As Christmas draws nearer and the lure of day trip across the border to visit a good Christmas market grows stronger, one of our resident Germans Frederik Seeger provides a short overview of the use of the internet by politicians of his native land. This being Friday, he also highlights a number of sites from politicians to whittle away the last working hours of the week.
An in-depth analysis of the web presence of German politicians, carried out by German public affairs magazine p&k, has uncovered the reality of German politicians and their websites. 75% of all (the 2456) national and regional Parliamentarians own a sophisticated personal website.
More surprising than this is the rapid increase in politicians’ web presence: within only 3 years, almost one additional fifth of all regional Members of Parliament have opened a web presence. Clearly, the main motivation is the hope to improve one’s chances of winning elections. Surprised and sometimes slightly angry, some MPs have even asked p&k why it carries out the survey between elections, and not when the voters’ interest for web sites is at its peak! Well, this might well have to do with the idea that transparency, informing the electorate and legitimacy shouldn’t stop once elections are over…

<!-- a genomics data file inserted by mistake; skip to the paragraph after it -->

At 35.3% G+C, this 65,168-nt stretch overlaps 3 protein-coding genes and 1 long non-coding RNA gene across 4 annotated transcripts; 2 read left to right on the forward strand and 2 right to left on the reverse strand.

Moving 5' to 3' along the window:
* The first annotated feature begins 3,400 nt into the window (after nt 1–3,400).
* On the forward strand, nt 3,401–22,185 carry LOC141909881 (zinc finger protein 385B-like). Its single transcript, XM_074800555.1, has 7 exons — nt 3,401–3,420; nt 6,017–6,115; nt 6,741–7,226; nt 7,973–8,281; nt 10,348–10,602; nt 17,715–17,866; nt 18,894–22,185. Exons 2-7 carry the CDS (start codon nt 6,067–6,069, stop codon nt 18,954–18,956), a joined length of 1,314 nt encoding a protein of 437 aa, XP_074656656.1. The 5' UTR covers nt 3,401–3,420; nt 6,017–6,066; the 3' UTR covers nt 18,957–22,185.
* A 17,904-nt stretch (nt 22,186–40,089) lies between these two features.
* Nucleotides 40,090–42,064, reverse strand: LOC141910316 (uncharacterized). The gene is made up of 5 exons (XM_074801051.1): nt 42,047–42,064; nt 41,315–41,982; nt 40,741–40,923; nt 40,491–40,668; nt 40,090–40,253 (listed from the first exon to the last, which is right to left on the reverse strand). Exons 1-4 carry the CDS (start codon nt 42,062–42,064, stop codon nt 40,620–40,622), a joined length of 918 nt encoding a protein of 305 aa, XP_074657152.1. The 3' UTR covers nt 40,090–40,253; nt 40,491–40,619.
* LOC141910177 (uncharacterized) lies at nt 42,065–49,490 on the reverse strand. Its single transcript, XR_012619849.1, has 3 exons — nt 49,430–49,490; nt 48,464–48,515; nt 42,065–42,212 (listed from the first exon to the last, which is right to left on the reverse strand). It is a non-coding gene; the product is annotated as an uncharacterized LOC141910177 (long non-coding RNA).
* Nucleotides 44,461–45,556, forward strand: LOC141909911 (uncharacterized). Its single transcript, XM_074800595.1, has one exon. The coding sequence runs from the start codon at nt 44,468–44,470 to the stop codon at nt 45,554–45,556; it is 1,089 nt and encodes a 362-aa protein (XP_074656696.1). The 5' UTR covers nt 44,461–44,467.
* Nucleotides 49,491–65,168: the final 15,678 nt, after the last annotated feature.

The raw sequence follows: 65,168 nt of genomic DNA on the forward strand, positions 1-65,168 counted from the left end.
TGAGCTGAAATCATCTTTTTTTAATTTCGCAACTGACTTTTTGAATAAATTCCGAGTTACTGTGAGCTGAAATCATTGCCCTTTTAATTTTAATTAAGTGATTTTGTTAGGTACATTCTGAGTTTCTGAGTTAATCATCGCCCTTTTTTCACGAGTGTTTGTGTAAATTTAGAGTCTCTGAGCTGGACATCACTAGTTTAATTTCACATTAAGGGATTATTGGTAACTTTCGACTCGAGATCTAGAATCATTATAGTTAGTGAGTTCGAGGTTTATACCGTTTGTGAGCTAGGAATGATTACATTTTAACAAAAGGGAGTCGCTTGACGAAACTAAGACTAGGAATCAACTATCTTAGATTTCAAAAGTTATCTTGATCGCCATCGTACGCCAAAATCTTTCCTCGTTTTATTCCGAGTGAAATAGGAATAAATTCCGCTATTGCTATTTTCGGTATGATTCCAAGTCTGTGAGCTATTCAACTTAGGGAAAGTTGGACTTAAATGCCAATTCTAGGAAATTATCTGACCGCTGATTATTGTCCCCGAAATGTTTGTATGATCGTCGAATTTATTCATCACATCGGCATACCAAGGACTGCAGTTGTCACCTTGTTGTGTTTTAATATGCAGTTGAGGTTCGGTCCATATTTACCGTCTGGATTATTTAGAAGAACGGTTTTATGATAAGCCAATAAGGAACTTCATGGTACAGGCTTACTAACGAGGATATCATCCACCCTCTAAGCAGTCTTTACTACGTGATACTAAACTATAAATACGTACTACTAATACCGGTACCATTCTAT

However, contentwise, a few German politicians do remarkably well. Nicolette Kressl, Social-Democrat Member of the Bundestag and since last week Secretary of State in the Finance Ministry, leads the ranking by far. Her website is a school-book example of how to keep the public informed, defend political ideas in a creative manner and exchange arguments interactively. Other MPs set their digital focus on other aspects. If there weren’t a small logo of the Social-Democrat party on the top right corner of the web site of Parliamentarian Linus Förster, “politically interested people would think they clicked on the wrong site’, says p&k. Indeed, Förster comes up with plenty of photos of his rockband (complete with music), his youth and of himself supping beers at the beach… A politician in touch with the internet generation clearly.
Some MPs go even further, offering the possibility to the modern and stressed employee to unwind a bit while at work, Green Parliamentarian Harald Terpe proposes a Sudoku on his site, and Green Kerstin Andreae insisted on having a version of the old-school video game Pac-man on her site. Germany seems to have the right attitude for entering the digital age!
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